Can online delivery of skill competitions, training and assessments be effective?
That was the topic of the second session of the WorldSkills Conference Talks held online July 1. WorldSkills members shared their experiences, approaches and solutions to dealing with the COVID-19 pandemic and the pros and cons of moving to a virtual format.
“We have to keep students engaged,” said Jason Scales, business manager, education with The Lincoln Electric Company. “This conversation is more about how is the paradigm shifting, how long is it going to last and what are the long-term effects on training, competition and skills development? I think it’s going to move to a blended approach. We’re still going to engage in online learning but there still has to be that hands-on development of skills.”
Canada was one of the first to run skills competitions online when the pandemic hit with provinces and territories hosting skills at home challenges and virtual competitions.
“Similar to what you have to do in organizing the usual competition, you need to have willing partners, you need to have strong technical experts that can build challenges that can be evaluated and you need to have interested participants,” explained Shaun Thorson, CEO of Skills Canada.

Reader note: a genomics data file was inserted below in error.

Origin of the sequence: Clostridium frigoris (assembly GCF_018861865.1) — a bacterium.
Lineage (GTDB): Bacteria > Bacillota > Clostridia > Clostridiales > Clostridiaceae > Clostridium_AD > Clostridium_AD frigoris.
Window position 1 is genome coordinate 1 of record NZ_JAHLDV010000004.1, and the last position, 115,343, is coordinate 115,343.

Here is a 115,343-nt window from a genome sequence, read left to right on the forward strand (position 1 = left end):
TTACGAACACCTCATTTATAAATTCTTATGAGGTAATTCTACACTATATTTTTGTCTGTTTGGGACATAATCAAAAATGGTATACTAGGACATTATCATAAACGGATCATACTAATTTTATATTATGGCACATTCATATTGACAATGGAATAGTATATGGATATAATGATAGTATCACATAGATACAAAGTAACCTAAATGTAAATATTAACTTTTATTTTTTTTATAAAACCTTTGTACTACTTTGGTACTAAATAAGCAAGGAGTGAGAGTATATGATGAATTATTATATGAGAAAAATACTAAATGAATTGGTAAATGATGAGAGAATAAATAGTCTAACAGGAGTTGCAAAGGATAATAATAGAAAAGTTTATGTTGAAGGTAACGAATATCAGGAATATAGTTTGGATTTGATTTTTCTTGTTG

“An interesting element that we learned with those competitions is there was now a lot more direct connection to students. In our usual competition format we worked through teachers and coaches.”
One concern, he said, is “typically people interested in vocational education or careers really like to do things with their hands and they don’t typically want to be sitting behind a desk.”
While online competitions can attract a larger audience, it is dependent on the ability to access digital tools which can be a challenge in some jurisdictions in the country and around the world.
“If you do have that infrastructure in place you potentially have a larger group of young people that you can access and that can get involved in these competitions because you are not as limited by the costs and time restrictions that it takes for people to travel to a central location,” said Thorson. “I don’t think anything can replace the excitement of face-to-face competition.”
Ranjan Choudhury, senior head at WorldSkills India, National Skill Development Corporation, said his primary concern is keeping young people engaged and motivated online.
“What keeps me up at night is how to get the entire training paradigm onto a virtual platform, if it can be done and how much of it would still require hands on,” he stated.
“When the pandemic first hit we were planning how can we move virtual both in terms of training and competition. We decided, at least in the interim period, to do an outreach through social media to keep the competitors who were signed up engaged and to create awareness.
“What was very remarkable was that over a two month period we got 3.7 million impressions.”
Like Russia and Canada, India is challenged with a large geography.